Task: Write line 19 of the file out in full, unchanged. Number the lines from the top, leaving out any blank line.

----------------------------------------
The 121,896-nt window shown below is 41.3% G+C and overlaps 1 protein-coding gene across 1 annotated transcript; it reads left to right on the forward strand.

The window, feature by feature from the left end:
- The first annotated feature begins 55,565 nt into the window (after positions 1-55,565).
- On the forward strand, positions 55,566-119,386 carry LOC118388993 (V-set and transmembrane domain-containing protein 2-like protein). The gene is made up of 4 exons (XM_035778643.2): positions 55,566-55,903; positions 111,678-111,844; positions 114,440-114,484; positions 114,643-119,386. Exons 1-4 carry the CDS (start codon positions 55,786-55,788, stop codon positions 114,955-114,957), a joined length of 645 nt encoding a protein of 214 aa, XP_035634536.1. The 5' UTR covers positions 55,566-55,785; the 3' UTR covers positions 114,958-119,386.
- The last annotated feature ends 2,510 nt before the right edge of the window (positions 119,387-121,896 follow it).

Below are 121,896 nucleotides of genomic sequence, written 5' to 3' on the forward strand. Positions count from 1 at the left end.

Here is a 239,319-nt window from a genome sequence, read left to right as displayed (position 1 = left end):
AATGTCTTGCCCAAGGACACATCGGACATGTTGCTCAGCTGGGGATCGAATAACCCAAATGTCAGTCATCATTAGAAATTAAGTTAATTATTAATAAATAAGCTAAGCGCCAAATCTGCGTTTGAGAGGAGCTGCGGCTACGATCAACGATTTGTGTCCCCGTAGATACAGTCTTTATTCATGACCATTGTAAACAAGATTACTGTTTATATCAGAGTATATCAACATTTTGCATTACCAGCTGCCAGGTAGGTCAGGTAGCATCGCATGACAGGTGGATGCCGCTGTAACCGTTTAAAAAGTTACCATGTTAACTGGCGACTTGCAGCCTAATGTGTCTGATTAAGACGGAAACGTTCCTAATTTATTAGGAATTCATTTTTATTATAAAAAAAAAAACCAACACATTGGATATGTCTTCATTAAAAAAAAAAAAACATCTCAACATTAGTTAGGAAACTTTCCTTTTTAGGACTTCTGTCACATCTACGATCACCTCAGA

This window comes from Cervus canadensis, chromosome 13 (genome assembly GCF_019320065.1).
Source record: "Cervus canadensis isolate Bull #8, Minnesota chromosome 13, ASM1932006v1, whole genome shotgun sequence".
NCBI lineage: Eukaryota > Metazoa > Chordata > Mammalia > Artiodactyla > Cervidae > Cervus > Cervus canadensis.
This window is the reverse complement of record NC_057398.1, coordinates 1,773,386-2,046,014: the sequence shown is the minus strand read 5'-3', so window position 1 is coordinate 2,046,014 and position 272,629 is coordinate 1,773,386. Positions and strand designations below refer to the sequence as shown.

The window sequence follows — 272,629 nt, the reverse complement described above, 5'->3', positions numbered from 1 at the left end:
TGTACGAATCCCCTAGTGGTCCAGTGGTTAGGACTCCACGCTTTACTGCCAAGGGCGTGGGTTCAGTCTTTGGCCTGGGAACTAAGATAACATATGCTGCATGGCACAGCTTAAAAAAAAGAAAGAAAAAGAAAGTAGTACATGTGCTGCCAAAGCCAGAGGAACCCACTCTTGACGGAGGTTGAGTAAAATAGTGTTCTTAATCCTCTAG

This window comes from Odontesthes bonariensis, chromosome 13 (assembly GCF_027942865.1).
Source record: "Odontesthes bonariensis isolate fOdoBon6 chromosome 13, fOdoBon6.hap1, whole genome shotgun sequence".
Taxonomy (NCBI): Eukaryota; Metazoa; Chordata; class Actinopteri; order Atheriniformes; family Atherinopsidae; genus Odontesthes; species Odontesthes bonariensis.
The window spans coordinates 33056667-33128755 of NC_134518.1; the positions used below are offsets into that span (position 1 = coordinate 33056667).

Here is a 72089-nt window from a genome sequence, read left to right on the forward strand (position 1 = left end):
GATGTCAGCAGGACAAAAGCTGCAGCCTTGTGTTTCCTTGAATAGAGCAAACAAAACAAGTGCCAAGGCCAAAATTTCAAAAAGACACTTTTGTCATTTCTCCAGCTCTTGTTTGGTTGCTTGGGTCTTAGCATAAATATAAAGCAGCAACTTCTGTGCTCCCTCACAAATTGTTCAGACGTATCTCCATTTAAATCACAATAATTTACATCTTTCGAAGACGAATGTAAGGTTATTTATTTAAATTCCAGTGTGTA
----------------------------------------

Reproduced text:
Here is a 72089-nt window from a genome sequence, read left to right on the forward strand (position 1 = left end):